Masculinities and multiple-sexual-partners in KwaZulu-Natal: The Making and Unmaking of Isoka
This paper examines one dominant element of masculinities worldwide – the high value placed on men’s “success” with women. In southern Africa, where HIV infection rates are typically 1 in 4, sexual networks characterised by multiple concurrent sexual partners are said to be an important factor driving the AIDS pandemic (for instance HSRC, 2002). Given the tragic levels of AIDS deaths today, masculinities that celebrate multiple sexual partners are, as I show later, facing intense criticism in African communities, those the worse hit by the AIDS pandemic and the subject of this paper. But even some of the most
vigorous critics of these powerful masculinities tend to see them in historically static terms – hangovers from a relatively fixed African past when men wielded uninterrupted power.
Rather ironically, given his controversial stance on HIV/AIDS, it is President Mbeki who has most publicly adopted a historical and constructionist approach, rightly pointing to
1 Many thanks to Ben Carton, Gillian Hart and Robert Morrell for comments on previous versions of this paper.
2 how dominant white groups have represented Africans as “diseased” and “promiscuous”.
2 And yet Mbeki stops firmly at the door of representation, appearing to view any more concrete research on African masculinities as inherently racist.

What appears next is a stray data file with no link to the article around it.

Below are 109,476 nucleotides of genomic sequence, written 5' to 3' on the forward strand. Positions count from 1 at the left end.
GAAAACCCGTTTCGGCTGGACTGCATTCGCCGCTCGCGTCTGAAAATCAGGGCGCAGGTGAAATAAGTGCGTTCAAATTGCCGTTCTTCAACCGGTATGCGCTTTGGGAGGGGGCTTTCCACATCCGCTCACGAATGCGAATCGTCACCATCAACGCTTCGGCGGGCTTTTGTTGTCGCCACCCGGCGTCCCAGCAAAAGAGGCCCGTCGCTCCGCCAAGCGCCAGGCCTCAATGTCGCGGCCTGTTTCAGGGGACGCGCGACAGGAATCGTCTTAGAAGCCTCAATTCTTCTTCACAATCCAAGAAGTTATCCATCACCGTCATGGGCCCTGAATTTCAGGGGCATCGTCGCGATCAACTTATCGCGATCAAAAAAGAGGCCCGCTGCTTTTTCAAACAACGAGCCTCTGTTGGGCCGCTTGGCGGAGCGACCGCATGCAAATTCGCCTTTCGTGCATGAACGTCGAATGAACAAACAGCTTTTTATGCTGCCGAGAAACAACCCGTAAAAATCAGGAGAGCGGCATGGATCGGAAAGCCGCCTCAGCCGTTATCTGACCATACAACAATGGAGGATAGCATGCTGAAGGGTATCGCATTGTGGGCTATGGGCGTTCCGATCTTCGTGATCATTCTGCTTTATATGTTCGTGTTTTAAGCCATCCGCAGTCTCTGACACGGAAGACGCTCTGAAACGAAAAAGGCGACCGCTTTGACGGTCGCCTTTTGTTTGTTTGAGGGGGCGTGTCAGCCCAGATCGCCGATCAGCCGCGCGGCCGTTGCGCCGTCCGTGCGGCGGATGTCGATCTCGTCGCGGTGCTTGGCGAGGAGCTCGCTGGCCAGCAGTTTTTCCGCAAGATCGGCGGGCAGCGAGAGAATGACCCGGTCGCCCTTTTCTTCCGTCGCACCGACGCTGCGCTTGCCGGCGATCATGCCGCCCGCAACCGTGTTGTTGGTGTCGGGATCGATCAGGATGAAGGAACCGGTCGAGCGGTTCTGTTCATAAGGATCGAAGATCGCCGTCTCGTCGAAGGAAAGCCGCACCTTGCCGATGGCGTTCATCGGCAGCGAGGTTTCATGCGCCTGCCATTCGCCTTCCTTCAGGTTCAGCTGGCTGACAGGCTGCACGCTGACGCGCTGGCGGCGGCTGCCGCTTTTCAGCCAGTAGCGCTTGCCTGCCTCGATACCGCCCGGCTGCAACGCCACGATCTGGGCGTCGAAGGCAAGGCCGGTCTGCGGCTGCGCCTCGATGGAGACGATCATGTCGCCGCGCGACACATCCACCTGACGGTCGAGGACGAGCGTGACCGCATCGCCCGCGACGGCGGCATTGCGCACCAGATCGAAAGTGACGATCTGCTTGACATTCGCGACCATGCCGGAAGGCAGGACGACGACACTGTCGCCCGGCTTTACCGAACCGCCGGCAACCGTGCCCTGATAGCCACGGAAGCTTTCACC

3 This essay argues that masculinities play a powerful material role in social life and yet possess a fluidity that only historical analysis can capture - there is no essential “African” or “Zulu” masculinity and
yet masculinities are important constituents of social relations. It does so by attempting to chart in KwaZulu-Natal the rise and fall of the isoka masculinity. In its contemporary form, this masculinity draws from powerful symbols of “tradition”, notably polygamy, to associate manhood with multiple concurrent sexual partners.
4 Empirically, the following discussion is based on ethnographic, archival and secondary sources for my ongoing PhD dissertation research based in Mandeni, a municipality 120 kms north of Durban on the North Coast of KwaZulu-Natal. The project is only partially completed and its analysis must therefore be seen as exploratory.
5 My PhD will focus primarily on the post-1950s period, though in this paper I take discussions back to the beginning of the 20th century. It is clearly ambitious, possibly over-ambitious, to engage with such a large time period in a single paper. Nevertheless, in order to challenge any notion that an “innate” African masculinity exists, I think that it is important to examine the historical processes through which the isoka masculinity was “made”, as well as the contemporary processes through which the isoka masculinity is being reworked.